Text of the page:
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Calcium Pyrophosphate Arthritis

(Calcium Pyrophosphate Dihydrate Crystal Deposition Disease; Acute Calcium Pyrophosphate Arthritis; Chondrocalcinosis; Pyrophosphate Arthropathy; Pseudogout)

By

Brian F. Mandell

, MD, PhD, Cleveland Clinic

Last full review/revision Oct 2020| Content last modified Oct 2020
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Calcium pyrophosphate arthritis involves intra-articular and/or extra-articular deposition of calcium pyrophosphate dihydrate (CPPD) crystals. Manifestations are protean and may be minimal or include intermittent flares of acute arthritis, termed pseudogout or acute calcium pyrophosphate arthritis, and a degenerative arthropathy that is often severe. Diagnosis requires identification of CPPD crystals in synovial fluid. Treatment of pseudogout flares is with intra-articular corticosteroids or oral glucocorticoids, nonsteroidal anti-inflammatory drugs (NSAIDs), or colchicine.

CPPD crystal deposition (chondrocalcinosis, pyrophosphate arthropathy), whether symptomatic and asymptomatic, becomes more common with age.

Asymptomatic chondrocalcinosis is common in the knee, metacarpophalangeal joints, hip, wrist, annulus fibrosus of the intervertebral disks, symphysis pubis, and spine. Men and women are affected about equally.

Etiology

The cause of calcium pyrophosphate arthritis is unknown. Frequent association with other conditions, such as trauma (including surgery), hypomagnesemia, hyperparathyroidism, gout, hemochromatosis, and old age, suggests that calcium pyrophosphate dihydrate (CPPD) crystal deposits are secondary to degenerative or metabolic changes in the affected tissues.

Some cases are familial, usually transmitted in an autosomal dominant pattern, with complete penetration by age 40.

Recent studies indicate that the ankyrin (ANK) protein is a central factor in producing excess extracellular pyrophosphate, which promotes CPPD crystal formation. ANK protein is a putative transporter of intracellular and microvesicle pyrophosphate to the extracellular location where CPPD crystals form.

Symptoms and Signs

Acute, subacute, or chronic arthritis can occur, usually in the knee or other large peripheral joints; thus, calcium pyrophosphate crystal disease can mimic many other forms of arthritis. Acute flares are sometimes similar to gout but are usually less severe. There may be no symptoms of calcium pyrophosphate arthritis between flares or continuous low-grade symptoms in multiple joints, similar to rheumatoid arthritis or osteoarthritis. These patterns tend to persist for life.

Diagnosis

  • Synovial fluid analysis

  • Identification of crystals microscopically

Calcium pyrophosphate arthritis should be suspected in older patients with arthritis, particularly inflammatory arthritis.

Diagnosis of calcium pyrophosphate arthritis is established by identifying rhomboid- or rod-shaped crystals in synovial fluid that are not birefringent or are weakly positively birefringent on polarized light microscopy. Joint fluid in acute flares has findings typical of inflammation; thus, coincident infectious arthritis and gout (other common causes of inflammatory joint fluid) must also be excluded. Infectious arthritis is ruled out based on Gram stain and culture findings. Gout is usually best ruled out by the absence of urate crystals in fluid from the inflamed joint. Notably a patient may have both gout and pseudogout. X-rays or ultrasonography are indicated if synovial fluid cannot be obtained for analysis; findings of multiple linear or punctate calcification in articular cartilage, especially fibrocartilages, support the diagnosis but do not exclude gout or infection. Typical ultrasonographic findings of gout (double contour sign) may simulate findings of calcium pyrophosphate crystal deposits.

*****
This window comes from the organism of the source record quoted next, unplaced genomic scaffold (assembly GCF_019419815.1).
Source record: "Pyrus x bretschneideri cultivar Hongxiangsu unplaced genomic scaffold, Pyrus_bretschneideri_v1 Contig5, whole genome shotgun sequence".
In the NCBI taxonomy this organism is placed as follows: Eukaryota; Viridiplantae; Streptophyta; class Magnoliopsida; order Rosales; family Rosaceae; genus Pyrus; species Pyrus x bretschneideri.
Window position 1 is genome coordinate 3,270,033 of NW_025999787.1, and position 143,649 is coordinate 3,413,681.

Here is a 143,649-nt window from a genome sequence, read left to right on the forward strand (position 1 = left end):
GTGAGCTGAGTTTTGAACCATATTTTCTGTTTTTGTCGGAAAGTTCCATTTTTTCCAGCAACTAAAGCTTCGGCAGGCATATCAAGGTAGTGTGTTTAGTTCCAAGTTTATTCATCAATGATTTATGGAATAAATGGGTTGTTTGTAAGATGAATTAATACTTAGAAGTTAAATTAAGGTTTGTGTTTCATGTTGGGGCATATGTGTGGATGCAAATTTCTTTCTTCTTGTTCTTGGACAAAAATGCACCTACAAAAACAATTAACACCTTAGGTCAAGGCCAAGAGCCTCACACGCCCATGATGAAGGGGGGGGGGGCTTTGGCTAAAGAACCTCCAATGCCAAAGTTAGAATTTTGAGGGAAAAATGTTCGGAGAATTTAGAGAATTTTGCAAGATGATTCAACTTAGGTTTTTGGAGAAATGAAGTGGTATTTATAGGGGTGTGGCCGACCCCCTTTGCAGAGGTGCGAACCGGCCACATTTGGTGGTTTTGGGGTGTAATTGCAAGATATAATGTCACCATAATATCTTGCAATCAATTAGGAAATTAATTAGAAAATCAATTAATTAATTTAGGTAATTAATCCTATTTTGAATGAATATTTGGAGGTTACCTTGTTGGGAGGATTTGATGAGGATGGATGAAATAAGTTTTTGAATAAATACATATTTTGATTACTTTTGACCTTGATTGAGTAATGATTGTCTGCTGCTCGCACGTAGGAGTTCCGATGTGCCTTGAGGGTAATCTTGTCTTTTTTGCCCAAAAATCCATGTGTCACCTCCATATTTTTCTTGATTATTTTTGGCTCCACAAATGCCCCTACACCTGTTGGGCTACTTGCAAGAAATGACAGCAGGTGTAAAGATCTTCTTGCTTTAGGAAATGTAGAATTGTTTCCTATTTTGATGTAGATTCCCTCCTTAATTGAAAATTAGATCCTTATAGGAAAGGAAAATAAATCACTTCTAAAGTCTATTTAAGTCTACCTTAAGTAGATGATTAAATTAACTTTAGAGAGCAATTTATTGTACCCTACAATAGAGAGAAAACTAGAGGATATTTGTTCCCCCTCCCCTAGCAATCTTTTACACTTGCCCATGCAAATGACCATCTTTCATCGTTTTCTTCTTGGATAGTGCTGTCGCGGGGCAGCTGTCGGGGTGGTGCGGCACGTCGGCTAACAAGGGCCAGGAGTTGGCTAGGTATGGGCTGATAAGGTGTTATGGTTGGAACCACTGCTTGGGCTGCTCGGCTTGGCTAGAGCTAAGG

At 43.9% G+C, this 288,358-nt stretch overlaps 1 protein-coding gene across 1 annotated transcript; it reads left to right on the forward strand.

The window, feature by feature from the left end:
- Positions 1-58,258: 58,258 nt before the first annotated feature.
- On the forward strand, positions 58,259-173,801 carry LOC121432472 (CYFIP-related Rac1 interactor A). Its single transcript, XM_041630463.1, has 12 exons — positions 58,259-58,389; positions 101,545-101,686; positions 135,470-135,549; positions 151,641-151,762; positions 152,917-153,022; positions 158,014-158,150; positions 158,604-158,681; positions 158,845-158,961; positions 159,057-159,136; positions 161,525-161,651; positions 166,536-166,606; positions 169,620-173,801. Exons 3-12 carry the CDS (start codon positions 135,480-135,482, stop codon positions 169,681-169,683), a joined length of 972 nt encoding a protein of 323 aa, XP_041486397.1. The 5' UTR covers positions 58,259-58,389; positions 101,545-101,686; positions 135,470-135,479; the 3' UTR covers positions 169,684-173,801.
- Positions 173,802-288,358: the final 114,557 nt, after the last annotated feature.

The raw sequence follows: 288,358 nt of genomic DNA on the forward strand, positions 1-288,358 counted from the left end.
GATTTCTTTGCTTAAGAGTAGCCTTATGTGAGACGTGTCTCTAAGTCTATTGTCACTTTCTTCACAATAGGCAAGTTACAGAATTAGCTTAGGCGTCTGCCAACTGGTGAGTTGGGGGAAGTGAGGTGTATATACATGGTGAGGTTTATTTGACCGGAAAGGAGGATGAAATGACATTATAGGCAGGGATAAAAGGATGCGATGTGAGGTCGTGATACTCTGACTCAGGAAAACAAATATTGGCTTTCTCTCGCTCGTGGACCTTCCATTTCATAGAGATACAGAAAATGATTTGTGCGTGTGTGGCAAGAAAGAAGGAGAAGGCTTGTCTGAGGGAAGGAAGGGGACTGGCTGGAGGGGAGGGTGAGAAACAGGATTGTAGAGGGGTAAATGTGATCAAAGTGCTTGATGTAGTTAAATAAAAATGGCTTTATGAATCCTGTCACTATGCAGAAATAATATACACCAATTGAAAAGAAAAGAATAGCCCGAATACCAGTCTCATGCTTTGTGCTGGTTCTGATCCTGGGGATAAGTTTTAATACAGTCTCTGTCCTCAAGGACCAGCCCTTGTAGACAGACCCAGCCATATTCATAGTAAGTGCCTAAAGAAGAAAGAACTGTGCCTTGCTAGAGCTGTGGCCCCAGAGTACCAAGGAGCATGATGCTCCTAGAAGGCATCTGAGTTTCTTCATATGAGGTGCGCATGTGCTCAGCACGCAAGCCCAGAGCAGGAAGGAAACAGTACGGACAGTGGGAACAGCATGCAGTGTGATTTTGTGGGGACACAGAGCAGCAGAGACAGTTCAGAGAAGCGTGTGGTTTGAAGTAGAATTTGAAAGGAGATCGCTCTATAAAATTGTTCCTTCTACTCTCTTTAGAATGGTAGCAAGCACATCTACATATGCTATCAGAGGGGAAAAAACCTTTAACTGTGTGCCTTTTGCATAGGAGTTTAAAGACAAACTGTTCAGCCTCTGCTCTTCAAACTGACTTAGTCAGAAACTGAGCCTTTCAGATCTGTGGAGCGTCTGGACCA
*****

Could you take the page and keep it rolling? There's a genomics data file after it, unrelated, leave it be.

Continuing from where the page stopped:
Prognosis

The prognosis for individual flares of acute calcium pyrophosphate arthritis is usually excellent. However, chronic arthritis can occur, and severe destructive arthropathy resembling neurogenic arthropathy (Charcot joints) occasionally occurs.

Treatment

  • Intra-articular corticosteroids

  • Nonsteroidal anti-inflammatory drugs (NSAIDs)

  • Colchicine maintenance

Symptoms of acute synovial effusion abate with synovial fluid drainage and instillation of a microcrystalline corticosteroid ester suspension into the joint space (eg, 40 mg prednisolone acetate or prednisolone tertiary butylacetate into a knee).

Indomethacin, naproxen, or another NSAID given at anti-inflammatory doses often stops acute flares promptly. Colchicine treatment of acute flares is identical to that of gout. Colchicine 0.6 mg orally once/day or 2 times a day may decrease the frequency of recurrent acute flares. Interleukin-1 antagonists such as anakinra can also be effective.

Key Points

  • Asymptomatic chondrocalcinosis becomes common with age, particularly in the knee, hip, wrist, annulus fibrosus of the intervertebral disks, and symphysis pubis.

  • Arthritis can affect the knee and large peripheral joints and mimic other forms of arthritis.

  • Examine joint fluid for characteristic rhomboid- or rod-shaped crystals in synovial fluid that are not birefringent or are weakly positively birefringent, and exclude joint infection.

  • For acute symptoms, treat with an intra-articular corticosteroid or an oral NSAID; colchicine or anakinra can also be effective.

Drugs Mentioned In This Article

Drug Name Select Trade
INDOCIN
ORAPRED, PRELONE
COLCRYS
ALEVE, NAPROSYN
KINERET
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